She birdwatches on the screened-in porch from before sunrise to sunset, rain or shine. Much of the time, she assumes a squat-low crouched position next to the screen overlooking the lawn to study the panorama or feathered and furred activity. Her tail thumps on the hard green carpet.
Frieda, an all-white cat of 15 pounds that could pass for a purebred English tabby, stares intently over the lawn. Only the sound of the popping of a can of cat food will bring her to the kitchen, when previously she scanned the lawn occasionally and spent most of her time curled up on the sofa or the bed in the master bedroom.
Something else, too. Frieda now displays a desire to head out onto the lawn, which she has never done before. I can count on one hand the number of times, she previously headed for the porch door to go outside. I always figured she appreciated that she had it made in the shade - the shade of the house and porch - considering her pre-Burton days.
She was claimed as a kitten of perhaps six months at the most, so wild she had to be captured by a crab net when I first spotted her on the lawn of Capt. Buddy Harrison's Chesapeake House at Tilghman Island. She was dirty and scraggly, had an eye injury and was as wild as any feral cat. But by the time she arrived here, had a bath and tasted cat food for the first time, she was completely domesticated.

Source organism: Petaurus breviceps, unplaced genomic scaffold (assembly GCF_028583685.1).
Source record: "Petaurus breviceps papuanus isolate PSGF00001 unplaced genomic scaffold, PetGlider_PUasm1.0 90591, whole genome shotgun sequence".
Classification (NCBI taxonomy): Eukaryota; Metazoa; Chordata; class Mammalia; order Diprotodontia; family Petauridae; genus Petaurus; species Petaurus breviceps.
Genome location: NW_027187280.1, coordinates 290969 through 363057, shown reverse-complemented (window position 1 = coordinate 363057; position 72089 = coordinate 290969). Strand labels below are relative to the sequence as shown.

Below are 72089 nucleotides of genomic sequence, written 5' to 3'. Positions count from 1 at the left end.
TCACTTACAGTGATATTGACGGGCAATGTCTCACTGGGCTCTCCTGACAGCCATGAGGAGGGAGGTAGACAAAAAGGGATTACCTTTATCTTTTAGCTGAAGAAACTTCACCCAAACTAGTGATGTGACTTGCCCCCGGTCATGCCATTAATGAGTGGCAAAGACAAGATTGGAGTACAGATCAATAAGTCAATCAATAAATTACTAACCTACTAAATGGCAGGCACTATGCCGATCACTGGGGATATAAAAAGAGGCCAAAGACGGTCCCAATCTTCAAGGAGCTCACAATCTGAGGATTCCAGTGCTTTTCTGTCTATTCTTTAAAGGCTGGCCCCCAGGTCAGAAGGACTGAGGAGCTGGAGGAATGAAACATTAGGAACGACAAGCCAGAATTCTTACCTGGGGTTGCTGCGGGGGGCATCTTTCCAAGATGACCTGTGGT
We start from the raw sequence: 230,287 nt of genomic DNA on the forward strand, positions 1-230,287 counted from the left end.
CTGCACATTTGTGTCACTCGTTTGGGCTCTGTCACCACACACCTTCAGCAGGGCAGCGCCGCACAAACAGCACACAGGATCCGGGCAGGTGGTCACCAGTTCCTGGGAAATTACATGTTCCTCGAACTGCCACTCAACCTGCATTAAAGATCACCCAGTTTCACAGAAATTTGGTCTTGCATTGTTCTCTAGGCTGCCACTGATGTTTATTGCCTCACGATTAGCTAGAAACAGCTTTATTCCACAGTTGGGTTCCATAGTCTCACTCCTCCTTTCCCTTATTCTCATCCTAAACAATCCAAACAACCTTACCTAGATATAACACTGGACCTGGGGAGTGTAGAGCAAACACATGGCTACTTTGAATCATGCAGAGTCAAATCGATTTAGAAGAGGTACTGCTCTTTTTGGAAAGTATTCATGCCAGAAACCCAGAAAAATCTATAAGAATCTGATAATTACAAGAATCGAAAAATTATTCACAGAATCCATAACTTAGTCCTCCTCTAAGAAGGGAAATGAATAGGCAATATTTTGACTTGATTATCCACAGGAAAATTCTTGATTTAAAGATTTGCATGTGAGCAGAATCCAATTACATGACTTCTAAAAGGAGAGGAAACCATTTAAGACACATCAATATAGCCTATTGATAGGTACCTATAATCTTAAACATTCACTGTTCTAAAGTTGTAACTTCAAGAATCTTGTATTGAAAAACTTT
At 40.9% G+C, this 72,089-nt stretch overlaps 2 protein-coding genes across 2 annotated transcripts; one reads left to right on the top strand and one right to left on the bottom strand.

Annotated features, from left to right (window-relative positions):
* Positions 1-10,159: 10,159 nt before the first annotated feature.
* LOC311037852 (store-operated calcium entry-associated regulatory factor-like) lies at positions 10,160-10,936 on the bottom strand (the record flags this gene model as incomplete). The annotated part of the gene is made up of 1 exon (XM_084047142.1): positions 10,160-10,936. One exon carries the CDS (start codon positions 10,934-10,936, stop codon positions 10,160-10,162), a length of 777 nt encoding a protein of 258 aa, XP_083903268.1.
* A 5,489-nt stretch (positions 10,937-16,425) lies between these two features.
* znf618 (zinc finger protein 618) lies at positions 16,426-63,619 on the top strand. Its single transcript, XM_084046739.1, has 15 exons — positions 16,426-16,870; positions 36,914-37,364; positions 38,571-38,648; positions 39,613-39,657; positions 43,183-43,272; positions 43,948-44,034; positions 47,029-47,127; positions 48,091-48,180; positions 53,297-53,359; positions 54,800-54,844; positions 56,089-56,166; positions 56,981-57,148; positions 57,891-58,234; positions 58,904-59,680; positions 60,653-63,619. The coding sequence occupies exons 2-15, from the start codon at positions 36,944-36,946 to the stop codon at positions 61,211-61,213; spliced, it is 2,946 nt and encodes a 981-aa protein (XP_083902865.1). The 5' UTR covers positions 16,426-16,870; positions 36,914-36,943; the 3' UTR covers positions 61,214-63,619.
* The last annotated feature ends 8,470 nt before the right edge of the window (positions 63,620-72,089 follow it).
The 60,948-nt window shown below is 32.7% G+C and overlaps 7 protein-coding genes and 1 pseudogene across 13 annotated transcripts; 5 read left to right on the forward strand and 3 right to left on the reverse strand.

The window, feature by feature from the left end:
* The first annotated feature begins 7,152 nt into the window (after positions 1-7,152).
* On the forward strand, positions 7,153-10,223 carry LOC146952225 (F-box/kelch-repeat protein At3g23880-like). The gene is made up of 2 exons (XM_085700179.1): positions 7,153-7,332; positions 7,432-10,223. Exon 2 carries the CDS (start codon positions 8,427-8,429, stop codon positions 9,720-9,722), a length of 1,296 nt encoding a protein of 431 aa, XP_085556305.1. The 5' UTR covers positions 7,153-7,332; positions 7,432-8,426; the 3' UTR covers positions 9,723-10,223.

She knew a good thing when she got it. With food, water, shelter, Blue Cross, attention, cat toys and a couple of litter boxes inside, why venture outside? She had tried that, living outdoors from birth until she caught my eye.
But now when I open the porch door, she's right there. She has figured out that door is the key to her closer proximity to all that bird and animal life. And she wants out, but so far I've succeeded in blocking the way.
Let's Do Lunch
The change in the backyard pattern that has brought about the change in Frieda can be attributed to an experiment I decided to try in early June. Perhaps you have seen those bird feeders in the shape of a cat holding a box above which is painted "let's do lunch."
I bought one late last winter for my Aunt MiMi in Vermont, and several weeks later she phoned to inform me that catbirds visited it regularly to feast on the tablespoon of grape jelly she placed in the box each day.